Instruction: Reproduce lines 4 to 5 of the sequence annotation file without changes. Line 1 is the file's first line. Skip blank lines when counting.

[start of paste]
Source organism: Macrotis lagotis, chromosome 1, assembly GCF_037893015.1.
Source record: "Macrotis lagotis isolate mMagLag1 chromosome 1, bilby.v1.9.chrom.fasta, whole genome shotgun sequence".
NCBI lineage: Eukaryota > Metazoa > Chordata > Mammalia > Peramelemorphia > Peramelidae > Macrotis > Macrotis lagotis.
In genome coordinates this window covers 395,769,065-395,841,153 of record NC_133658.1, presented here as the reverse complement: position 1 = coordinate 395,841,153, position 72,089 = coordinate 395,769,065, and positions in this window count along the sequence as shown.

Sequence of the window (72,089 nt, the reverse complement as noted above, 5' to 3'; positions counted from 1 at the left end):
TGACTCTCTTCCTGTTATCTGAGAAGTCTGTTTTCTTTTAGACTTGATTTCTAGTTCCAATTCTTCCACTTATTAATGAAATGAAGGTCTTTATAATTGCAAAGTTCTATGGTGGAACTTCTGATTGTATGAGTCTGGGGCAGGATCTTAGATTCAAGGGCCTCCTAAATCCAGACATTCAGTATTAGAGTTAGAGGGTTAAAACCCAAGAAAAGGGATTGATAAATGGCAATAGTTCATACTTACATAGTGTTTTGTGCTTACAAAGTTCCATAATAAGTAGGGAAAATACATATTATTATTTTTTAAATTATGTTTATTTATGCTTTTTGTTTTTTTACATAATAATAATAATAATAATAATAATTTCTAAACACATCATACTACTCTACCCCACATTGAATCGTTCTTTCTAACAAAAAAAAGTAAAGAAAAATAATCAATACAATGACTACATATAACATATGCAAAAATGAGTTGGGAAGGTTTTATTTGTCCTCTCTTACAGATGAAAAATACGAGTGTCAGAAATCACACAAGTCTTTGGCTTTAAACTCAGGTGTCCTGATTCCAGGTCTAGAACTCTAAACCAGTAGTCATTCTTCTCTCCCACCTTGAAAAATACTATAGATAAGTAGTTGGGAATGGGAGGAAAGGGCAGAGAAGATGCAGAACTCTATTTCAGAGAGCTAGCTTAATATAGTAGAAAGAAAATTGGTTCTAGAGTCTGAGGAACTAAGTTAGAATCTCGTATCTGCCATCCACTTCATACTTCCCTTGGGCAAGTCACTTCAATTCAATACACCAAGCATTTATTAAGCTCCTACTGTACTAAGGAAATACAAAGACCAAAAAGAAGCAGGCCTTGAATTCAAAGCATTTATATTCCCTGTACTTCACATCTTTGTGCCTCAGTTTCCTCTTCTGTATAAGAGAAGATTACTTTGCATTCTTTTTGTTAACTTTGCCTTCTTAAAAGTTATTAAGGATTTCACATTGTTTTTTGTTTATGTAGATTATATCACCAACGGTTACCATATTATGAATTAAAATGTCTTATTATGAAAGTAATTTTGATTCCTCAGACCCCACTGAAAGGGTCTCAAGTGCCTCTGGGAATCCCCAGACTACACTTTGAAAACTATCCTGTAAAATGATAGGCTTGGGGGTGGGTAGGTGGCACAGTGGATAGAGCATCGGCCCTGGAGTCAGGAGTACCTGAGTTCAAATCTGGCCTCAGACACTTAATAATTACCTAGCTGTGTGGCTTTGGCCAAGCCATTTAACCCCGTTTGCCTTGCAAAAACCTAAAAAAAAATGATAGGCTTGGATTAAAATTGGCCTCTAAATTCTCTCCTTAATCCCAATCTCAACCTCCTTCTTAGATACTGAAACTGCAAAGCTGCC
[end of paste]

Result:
In genome coordinates this window covers 395,769,065-395,841,153 of record NC_133658.1, presented here as the reverse complement: position 1 = coordinate 395,841,153, position 72,089 = coordinate 395,769,065, and positions in this window count along the sequence as shown.

Sequence of the window (72,089 nt, the reverse complement as noted above, 5' to 3'; positions counted from 1 at the left end):